Raga and Dvesa For Everyday Life

Many of you have heard me speak of the yogic concepts of Raga (attachment) and Dvesa (aversion). For some, especially those who are fairly new to yoga, those concepts can seem vague and somewhat hard to understand. But, as an integral part of the yogic philosophy – and our daily lives – they are important notions for us to consider.
In fact, I remember times that I’ve personally experienced both.
On a Saturday evening after finishing a Walk for Wishes fundraiser, I was leaving Tanglewood Park with my two tired dogs and Christy Hamrick. When we turned onto highway 158, both Christy and I gasped – “The moon!” It was low in the night sky, a huge glowing ball surrounded by clouds and an incredible sight to see. I remember thinking “wow, wouldn’t it be great for the moon to always look like that.” You see, I immediately formed an attachment (Raga) to how beautiful the moon was on that particular evening and wanted it to always look that way!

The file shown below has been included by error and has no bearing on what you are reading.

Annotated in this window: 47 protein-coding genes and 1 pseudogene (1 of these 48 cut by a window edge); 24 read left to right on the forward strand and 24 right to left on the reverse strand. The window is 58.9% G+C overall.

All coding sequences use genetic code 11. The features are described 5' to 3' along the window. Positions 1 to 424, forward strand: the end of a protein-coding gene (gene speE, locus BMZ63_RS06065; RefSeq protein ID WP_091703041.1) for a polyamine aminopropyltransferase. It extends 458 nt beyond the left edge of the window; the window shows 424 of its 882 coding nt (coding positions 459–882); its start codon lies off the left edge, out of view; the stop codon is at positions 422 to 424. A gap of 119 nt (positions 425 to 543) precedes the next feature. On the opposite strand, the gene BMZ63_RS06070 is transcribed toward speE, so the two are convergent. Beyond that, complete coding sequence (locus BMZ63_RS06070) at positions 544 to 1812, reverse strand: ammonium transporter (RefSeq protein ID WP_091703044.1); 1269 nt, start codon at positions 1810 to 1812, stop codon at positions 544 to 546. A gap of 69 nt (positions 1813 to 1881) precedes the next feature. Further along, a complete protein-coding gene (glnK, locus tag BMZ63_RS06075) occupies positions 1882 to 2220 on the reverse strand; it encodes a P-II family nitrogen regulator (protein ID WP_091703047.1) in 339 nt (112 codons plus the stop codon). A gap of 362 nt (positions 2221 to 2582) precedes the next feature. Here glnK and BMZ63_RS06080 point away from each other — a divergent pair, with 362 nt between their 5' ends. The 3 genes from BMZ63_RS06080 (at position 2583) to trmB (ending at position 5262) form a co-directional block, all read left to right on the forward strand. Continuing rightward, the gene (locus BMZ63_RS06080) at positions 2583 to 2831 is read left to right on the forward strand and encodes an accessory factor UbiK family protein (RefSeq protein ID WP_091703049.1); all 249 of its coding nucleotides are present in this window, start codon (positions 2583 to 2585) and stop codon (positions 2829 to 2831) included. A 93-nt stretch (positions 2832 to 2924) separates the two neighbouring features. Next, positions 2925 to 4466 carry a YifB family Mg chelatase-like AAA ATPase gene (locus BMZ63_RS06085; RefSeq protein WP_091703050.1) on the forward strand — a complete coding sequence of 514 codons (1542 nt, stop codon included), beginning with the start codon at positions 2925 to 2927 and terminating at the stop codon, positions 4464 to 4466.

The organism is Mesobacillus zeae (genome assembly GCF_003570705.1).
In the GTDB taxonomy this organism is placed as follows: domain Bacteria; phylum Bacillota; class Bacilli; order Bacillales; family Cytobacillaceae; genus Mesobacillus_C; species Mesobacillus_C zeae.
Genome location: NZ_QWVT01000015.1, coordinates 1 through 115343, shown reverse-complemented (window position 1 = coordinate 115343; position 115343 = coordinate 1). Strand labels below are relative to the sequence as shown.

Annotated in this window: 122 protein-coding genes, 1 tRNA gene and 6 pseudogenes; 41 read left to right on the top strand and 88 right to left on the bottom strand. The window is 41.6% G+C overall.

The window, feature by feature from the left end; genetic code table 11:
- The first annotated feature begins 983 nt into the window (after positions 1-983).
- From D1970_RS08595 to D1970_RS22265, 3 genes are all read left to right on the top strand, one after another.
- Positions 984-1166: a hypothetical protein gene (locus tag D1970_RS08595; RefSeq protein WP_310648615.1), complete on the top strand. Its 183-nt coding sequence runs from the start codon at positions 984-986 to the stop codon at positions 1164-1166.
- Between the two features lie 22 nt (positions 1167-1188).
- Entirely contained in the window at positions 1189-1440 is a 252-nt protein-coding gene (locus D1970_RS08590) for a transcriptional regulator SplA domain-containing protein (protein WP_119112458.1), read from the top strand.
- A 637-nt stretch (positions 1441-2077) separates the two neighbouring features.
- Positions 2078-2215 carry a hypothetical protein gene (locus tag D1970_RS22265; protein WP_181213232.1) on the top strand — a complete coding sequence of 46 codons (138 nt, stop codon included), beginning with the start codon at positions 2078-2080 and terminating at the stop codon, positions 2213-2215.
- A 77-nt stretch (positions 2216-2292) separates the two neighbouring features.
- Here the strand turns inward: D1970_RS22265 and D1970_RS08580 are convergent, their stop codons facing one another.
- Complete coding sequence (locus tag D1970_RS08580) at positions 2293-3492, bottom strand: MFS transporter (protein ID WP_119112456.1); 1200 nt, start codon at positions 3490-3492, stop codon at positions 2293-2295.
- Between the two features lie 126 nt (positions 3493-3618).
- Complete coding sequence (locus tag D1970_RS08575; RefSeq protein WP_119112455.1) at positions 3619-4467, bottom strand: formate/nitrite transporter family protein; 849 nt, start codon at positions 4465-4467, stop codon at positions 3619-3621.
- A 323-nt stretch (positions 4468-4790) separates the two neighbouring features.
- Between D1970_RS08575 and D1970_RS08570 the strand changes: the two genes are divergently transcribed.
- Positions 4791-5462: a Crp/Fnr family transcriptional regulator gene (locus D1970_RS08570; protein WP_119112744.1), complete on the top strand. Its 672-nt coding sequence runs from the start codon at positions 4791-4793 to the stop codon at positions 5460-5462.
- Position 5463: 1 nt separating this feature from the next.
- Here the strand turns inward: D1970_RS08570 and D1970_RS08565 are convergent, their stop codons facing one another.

The next morning I drove my husband to the airport at a very early hour, so early in fact that the moon was still visible in the morning sky. This time, however, it looked like a giant crystal ball hanging in the clear blue horizon. It was an incredible sight to see….
So you see, if my desire to always have a “Saturday night moon” had been realized – if I had maintained my attachment to it – I would have missed the beauty of the next morning. Lesson learned.
My lesson in Dvesa (aversion) came in the form of a business issue that disappointed and angered me. I wanted to push the experience away because I didn’t quite know how to respond to it, and that only increased my frustration. But, after letting the dust settle for a few days, I realized that the situation contained a good lesson in how to become a better business owner.
And how about situations in which both Raga (our “likes”) and Dvesa (our “dislikes”) are simultaneously at play. For example, during the Walk for Wishes, the Sunrise Yoga group got separated. While I disliked the separation because I had hoped to spend time with everyone, I liked the opportunity to talk at greater length with a smaller group of friends.
The Yoga Sutras say that attachments and aversions can create suffering. While on the roller coaster of these events, I can better understand what Patanjali meant. I know these life lessons will continue to present themselves, and I hope to become more fully present in each instance and able to see them for what they are.